Using social media in a legal setting is a serious issue that it is being researched. A study was conducted titled “Ensuring an Impartial Jury in the Age of Social Media” for the Duke Law & Technology Review. The research provided examples of juror misconduct and discovered that the jurors surveyed take social media instruction seriously. Out of 140 jurors, “only six jurors reported any temptation to communicate about the case through social media.”
To prevent a mistrial or prejudice, the court has to make sure that there are specific social media instructions given to the jurors. Also, attorneys need to be aware of how social media affects the fairness of a trial. Here are 5 things to keep in mind:
1 – Facebook. The company’s website says there are more than 900 million daily active users. Posts can be quickly shared and “liked.” Smart phones make it easy for jurors to take photos and videos, and post them on social media sites.
2 – Twitter. Even though each post is just 140 words, one “Tweet” can be quickly re-tweeted, “favorited,” or quoted.
3 – Google. Jurors have to be reminded to not do any online searches about the case or parties involved. Rhonda Jensen, who is president of Jensen Litigation Solutions, says “In one manslaughter case, the juror, a former biology professor, was ‘not impressed’ with the medical examiner’s testimony as to cause of death, so he conducted his own research via the Internet to determine an alternate cause of death, which he then shared with the other jurors.”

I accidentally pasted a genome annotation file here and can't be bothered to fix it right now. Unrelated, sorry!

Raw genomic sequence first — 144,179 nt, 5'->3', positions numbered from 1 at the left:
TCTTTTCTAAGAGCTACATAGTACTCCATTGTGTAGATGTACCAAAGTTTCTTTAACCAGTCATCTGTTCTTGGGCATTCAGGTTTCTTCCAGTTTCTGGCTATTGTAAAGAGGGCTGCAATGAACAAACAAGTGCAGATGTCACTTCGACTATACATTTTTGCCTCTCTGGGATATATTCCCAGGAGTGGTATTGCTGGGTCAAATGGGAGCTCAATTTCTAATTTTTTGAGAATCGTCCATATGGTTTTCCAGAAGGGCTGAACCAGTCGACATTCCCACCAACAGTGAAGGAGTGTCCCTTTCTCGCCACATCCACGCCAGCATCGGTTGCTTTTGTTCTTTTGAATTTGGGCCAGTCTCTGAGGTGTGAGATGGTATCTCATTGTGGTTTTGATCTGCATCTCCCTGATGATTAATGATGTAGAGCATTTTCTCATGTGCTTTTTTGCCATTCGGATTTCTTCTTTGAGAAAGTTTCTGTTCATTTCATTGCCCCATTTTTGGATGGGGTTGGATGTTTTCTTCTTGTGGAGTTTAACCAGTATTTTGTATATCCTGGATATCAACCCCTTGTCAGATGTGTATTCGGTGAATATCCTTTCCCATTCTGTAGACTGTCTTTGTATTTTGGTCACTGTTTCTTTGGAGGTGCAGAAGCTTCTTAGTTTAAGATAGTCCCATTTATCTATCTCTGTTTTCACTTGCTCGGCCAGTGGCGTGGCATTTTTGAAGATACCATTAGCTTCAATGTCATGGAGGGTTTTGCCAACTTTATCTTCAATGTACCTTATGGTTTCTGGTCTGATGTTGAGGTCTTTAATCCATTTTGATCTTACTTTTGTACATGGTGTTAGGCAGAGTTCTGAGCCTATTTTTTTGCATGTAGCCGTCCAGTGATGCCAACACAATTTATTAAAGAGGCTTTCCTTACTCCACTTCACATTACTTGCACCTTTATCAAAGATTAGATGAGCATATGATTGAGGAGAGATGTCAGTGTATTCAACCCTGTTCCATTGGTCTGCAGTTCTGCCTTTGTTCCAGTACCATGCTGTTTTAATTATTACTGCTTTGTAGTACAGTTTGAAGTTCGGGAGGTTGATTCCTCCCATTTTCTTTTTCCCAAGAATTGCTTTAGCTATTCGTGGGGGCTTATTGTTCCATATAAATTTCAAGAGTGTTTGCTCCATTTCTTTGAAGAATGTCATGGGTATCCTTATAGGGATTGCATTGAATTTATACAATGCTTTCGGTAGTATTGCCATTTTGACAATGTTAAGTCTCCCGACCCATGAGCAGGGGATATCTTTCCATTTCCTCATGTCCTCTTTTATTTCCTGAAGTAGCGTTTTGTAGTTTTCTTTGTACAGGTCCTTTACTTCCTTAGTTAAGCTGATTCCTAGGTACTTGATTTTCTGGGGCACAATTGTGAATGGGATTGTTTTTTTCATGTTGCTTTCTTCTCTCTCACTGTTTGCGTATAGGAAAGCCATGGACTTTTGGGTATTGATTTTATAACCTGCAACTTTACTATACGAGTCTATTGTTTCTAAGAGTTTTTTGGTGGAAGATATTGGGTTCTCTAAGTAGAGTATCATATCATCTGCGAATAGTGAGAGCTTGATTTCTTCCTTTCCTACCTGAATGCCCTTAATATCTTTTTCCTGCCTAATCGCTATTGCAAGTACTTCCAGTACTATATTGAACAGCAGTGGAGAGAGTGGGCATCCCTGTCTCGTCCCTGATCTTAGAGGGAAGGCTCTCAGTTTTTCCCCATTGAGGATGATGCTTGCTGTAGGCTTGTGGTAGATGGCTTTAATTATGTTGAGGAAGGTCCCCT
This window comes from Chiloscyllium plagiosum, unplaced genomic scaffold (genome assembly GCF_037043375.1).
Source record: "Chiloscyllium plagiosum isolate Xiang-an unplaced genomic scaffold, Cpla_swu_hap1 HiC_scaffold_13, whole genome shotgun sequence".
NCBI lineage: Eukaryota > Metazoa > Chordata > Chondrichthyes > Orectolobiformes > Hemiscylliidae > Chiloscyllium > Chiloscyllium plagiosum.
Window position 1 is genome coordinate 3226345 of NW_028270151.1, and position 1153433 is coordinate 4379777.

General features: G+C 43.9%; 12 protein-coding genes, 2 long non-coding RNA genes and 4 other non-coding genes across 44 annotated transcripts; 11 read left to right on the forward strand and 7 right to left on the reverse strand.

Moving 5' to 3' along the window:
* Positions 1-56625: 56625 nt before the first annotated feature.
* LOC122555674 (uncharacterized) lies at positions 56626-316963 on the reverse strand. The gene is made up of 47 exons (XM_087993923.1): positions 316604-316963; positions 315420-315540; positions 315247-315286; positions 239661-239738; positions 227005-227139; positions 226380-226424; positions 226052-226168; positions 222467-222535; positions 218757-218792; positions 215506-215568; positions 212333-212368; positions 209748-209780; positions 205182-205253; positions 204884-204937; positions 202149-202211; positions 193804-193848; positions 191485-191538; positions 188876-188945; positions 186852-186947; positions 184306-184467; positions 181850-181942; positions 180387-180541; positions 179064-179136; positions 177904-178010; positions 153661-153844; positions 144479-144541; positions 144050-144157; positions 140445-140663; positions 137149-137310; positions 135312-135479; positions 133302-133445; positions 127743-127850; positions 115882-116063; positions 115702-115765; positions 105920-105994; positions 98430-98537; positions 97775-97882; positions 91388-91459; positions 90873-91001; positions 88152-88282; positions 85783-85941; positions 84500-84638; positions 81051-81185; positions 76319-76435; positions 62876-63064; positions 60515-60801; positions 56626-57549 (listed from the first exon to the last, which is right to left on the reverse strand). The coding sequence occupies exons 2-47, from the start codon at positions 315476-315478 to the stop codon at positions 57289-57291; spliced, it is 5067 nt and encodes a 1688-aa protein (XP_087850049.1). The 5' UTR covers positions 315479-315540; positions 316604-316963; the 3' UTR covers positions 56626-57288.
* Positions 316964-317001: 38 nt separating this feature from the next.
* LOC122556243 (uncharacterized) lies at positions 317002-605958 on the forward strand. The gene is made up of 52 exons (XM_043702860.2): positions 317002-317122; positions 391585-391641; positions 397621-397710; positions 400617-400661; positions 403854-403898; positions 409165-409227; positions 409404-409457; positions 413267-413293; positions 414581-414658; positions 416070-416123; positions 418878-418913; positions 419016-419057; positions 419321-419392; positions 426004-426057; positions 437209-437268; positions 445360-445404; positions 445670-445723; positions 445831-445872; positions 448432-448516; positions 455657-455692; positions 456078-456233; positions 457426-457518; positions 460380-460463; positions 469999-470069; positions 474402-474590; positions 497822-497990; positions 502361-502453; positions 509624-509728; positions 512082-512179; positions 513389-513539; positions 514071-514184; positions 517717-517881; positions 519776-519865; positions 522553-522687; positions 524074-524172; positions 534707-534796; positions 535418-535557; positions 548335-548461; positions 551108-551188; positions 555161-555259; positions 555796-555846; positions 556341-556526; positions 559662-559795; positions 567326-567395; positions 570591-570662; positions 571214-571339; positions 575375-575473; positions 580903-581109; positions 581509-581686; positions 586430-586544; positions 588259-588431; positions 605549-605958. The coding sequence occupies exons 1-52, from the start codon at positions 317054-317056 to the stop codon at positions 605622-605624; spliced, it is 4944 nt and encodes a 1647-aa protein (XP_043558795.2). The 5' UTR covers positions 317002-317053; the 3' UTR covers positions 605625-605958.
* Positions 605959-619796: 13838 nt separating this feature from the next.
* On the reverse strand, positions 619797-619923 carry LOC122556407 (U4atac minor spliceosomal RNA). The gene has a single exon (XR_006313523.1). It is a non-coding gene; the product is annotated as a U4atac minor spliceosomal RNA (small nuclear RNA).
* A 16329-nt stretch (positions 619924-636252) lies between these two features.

4 – Voir dire. Rhonda also recommends attorneys do online research to assist with the jury screening process. She says the rules are not clear about doing research. However, she cites Federal Rules of Civil Procedure (Fed. R. Civ. P. 26(b)(3)), which “state that any materials created in preparation for trial is considered attorney work production,” so the lawyer does not have to disclose the findings.
5 – Reputation. Are you being diligent about your own case? Whatever you say in the media–whether you’re being quoted online, in print, via broadcast, or on social media, could be used against you.
Anything that is posted on social media by jurors, people in your own firm, or your clients doesn’t necessarily disappear, even if you delete it. That’s because anyone can take screenshots of what was posted and share it across the Web.